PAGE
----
The “Will it break you?” part is complex, too. Resiliency is getting a lot of press these days and it’s about time! The ability to take a punch and get up is what separates winning fighters from losers. After all, getting knocked down is part of life, most times out of our control and part of life. Not getting up from a fall can be a conscious decision to quit. Not always – sometimes the adage “He who fights and walks away lives to fight another day,” is true. As long as you’ve faced your fear and taken action, you’re making progress!
Who Will Still Love You No Matter What?
When you face your fear, a good question to ask is, “Who will still love me no matter what happens here?” You must have someone in your life who will love you even if you’re fired, delivered a public speech to snickers or answered a question incorrectly. Thinking about these people in your life can be an easy way to change your state of mind enough to do that thing making you afraid.
Think about it, even if it’s your mom, dad, brother or sister. Someone loves you and they always will!
Think Back, How Many of Your Fears Came True?
My Grandma told me, “Most of the things we spend our time worrying about never come to pass, Joel, so don’t waste your time worrying.” She was right and I am grateful she gave me this good advice.
Here’s the flip-side to this deal, too. Earl Nightingale wrote in “The Strangest Secret” about a quote from the Roman Emporer, Marcus Aurelius, “A man becomes what he thinks about all day long.” This quote drives many of my actions to this day and I first heard it April of 1991 riding in around in my Ford Taurus in my first year as Medical Device Sales Representative in Ophthalmology.
I made the choice in those early days to spend my drive time listening to tapes with ideas and motivational thoughts instead of the radio. I still do it to this day when I exercise and the opportunities for audiobooks and podcasts to influence your thoughts are amazing to me.
The point to this is that if you spend your time thinking about the bad things that may happen, you’ve made a choice. And it’s a bad choice because it’s just as easy to think about good things. Then if your bad thing does happen, you haven’t already wasted hours thinking about it. You can deal with is using the above questions and move forward with your life.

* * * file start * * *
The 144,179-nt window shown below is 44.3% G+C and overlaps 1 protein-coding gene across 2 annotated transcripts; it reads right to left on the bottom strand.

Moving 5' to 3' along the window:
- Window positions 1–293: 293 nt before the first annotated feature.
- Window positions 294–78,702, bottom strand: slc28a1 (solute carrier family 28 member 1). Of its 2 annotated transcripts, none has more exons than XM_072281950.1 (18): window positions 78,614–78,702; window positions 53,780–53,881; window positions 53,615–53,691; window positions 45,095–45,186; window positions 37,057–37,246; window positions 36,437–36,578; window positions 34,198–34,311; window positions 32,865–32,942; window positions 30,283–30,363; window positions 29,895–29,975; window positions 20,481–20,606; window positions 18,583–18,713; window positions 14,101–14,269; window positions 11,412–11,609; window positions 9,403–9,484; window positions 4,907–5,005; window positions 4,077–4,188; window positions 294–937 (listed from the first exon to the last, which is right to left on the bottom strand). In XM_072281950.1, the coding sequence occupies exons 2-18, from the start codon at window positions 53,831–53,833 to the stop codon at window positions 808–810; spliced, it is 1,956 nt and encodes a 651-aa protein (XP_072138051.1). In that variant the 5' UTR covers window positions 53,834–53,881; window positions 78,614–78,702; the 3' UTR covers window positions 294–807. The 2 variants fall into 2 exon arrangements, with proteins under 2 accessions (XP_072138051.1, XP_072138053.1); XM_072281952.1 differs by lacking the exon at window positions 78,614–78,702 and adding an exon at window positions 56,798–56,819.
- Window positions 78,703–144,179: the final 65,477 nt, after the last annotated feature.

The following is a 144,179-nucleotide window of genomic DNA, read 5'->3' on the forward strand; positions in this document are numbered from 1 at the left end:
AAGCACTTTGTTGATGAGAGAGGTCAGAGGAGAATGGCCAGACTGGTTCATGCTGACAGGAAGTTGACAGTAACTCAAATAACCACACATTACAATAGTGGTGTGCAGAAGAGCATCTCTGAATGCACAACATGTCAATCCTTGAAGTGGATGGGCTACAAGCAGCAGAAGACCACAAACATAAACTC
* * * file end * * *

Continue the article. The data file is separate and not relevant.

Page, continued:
What Will You Miss by Allowing Fear to Influence Your Actions?
There is a saying is attributed to many athletes (I love hockey so I’ll give the credit to Wayne Gretzky): “You miss 100% of the shots you never take.”
This is the most insidious byproduct of fear. If fear keeps you from asking the question to gain understanding, you lose. If fear keeps you from telling someone you love something that is bothering you, you lose. If fear keeps you from asking your boss for a raise you believe you’ve earned, you lose.
Why do you lose? Because none of these situations will kill you! You’re only missing out on the upside of the good that may happen with the interaction. Here are a few selling strategies to help you.
Make the second half of 2017 your time to kick fear where it hurts and do that big, hairy thing you’ve been waiting to do. It doesn’t matter what it is and it won’t kill you if you fail. You will look back and be happy you tried. – That, I guarantee!
In 2016, I wrote about crushing your goals in a post.
If you’re like me, you gain inspiration from stories of other people’s successes. Please share in the comments below a story where you overcame fear and how you did it. It doesn’t matter if you won or lost, you took action! How do you start your day?
And if you’d like a good book to read about this, check out a book by Jon Acuff called: Start.: Punch Fear in the Face, Escape Average, and Do Work That Matters